By Nirmaldasan

E.A. Smith and R.J. Senter presented the Automated Readability Index (ARI) in November 1967. The formula uses two variables WPS (words per sentence) and SPW (strokes per word), whose values are mechanically tabulated by counters attached to an electric typewriter.

The authors present all the data and explain the derivation of the ARI, based on a regression equation of the type *a* + *b* (word length) + *c* (sentence length); *a*, *b* and *c* are constants. ARI = 0.5 (WPS ) + 4.71 (SPW) – 21.43.

In 1969, G. Harry McLaughlin derived SMOG Grading using a regression equation of the type *a* + *b* (word length x sentence length); *a *and *b* are constants. If we pursue McLaughlin’s idea, it is possible to arrive at the Simplified Automated Readability Index (SARI).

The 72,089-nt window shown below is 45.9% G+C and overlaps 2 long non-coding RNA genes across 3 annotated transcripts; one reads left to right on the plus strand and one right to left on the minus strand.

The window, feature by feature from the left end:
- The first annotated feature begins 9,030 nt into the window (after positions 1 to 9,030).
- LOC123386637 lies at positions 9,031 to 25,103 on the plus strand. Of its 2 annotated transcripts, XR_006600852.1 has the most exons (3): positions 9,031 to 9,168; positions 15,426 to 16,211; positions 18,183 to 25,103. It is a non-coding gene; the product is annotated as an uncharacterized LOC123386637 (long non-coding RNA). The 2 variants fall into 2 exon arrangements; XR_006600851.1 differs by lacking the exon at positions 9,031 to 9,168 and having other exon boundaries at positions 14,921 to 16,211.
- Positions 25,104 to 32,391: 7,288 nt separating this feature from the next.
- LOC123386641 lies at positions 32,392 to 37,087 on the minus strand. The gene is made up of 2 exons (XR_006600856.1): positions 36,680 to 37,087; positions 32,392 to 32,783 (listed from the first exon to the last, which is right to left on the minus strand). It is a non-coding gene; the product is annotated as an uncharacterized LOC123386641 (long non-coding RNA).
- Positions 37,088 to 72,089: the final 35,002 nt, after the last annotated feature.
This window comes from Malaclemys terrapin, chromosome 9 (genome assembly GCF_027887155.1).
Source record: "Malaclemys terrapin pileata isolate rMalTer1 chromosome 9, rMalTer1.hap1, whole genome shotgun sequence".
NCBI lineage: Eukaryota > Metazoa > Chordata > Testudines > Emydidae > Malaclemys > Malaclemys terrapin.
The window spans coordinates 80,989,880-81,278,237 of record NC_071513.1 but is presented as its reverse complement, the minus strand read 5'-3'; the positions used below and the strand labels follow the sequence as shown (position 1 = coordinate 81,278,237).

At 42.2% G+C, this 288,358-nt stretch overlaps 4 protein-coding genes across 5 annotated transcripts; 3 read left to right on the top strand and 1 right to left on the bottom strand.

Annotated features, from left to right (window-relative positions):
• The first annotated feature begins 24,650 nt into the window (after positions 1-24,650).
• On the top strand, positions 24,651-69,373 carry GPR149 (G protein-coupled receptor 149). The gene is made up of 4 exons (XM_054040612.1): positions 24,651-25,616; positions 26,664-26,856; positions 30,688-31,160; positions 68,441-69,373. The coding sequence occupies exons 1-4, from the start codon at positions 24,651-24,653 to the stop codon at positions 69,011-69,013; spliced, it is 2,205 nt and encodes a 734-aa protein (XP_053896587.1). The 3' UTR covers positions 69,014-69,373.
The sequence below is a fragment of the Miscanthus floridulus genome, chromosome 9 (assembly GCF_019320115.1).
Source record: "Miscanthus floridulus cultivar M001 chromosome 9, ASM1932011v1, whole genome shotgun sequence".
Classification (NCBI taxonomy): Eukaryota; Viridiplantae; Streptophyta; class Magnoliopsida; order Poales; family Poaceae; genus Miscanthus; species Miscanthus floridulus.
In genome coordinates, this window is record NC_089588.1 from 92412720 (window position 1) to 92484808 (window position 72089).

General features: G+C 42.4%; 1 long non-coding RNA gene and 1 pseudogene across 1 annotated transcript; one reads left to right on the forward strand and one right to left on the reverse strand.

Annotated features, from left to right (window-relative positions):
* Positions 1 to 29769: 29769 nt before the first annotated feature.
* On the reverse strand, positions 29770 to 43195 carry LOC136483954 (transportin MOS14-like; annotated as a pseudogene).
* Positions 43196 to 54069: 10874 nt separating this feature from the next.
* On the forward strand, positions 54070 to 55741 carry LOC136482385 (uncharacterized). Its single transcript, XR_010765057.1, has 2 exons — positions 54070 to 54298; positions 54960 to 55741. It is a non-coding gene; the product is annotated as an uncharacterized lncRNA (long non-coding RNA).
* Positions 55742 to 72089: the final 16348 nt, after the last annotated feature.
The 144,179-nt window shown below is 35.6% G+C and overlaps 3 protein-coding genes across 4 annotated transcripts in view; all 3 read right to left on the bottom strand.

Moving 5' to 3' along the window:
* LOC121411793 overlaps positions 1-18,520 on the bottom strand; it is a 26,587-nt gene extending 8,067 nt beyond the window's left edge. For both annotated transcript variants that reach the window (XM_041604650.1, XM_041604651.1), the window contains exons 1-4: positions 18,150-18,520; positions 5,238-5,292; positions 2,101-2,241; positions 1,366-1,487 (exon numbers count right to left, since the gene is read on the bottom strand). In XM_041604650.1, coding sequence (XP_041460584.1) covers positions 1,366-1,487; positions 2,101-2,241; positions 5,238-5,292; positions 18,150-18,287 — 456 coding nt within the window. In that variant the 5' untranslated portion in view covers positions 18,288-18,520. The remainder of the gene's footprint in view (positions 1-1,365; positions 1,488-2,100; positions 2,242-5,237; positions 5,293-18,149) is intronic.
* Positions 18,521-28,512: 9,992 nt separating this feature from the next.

Let us begin with a lemma. WPS x SPW = SPS (strokes per sentence). This result is elementary and so, instead of a proof, I offer a hint: WPS has ‘words’ in the numerator and SPW has ‘words’ in the denominator. Now the regression equation becomes *a* + *b* (SPS).

M.J. Moroney, in his book titled *Facts From Figures*, describes a few procedures for calculating *a* and *b*. I was able to easily get the data for SPS from the WPS and SPW values presented in a table by Smith and Senter. Then I found, *a* = – 0.015 and *b* = 0.094. Since *a* is too small, I left it out of the reckoning. So, SARI = 0.094 (SPS).

In 2005, I independently derived the Character-count Index = C1/10; C1 is the number of characters (no spaces) in a sentence. I am happy to observe that this formula is an approximation of SARI. Thumbs up!